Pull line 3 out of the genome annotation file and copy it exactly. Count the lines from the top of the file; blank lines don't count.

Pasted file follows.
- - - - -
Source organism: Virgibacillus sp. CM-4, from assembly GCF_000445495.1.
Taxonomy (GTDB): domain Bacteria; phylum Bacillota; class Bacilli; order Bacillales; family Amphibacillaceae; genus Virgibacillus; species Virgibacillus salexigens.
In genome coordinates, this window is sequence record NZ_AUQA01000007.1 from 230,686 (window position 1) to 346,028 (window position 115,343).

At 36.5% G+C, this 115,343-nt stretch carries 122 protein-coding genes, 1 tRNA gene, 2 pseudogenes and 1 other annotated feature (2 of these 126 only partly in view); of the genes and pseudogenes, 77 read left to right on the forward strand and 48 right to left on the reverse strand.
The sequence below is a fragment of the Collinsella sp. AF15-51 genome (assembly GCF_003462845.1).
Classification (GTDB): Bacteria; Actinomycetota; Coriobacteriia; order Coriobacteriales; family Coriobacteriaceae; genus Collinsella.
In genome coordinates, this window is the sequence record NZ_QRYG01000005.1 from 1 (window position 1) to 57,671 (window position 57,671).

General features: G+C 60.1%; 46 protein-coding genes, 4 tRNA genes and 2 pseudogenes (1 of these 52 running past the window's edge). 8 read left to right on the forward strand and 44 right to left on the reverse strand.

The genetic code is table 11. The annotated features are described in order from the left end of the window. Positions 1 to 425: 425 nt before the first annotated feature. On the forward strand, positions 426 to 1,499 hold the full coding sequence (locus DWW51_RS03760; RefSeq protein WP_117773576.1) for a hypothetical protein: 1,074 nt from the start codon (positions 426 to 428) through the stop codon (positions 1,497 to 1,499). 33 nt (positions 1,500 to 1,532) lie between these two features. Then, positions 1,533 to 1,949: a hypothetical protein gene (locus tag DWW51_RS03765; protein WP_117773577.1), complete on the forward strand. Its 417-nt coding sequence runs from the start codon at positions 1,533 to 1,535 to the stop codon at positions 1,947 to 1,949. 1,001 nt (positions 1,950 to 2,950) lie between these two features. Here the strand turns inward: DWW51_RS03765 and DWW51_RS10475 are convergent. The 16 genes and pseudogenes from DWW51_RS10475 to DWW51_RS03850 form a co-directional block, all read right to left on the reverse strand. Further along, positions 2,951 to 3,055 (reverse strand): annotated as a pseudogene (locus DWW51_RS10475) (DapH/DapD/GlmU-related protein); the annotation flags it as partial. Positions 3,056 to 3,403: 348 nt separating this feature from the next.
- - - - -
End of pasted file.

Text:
In genome coordinates, this window is sequence record NZ_AUQA01000007.1 from 230,686 (window position 1) to 346,028 (window position 115,343).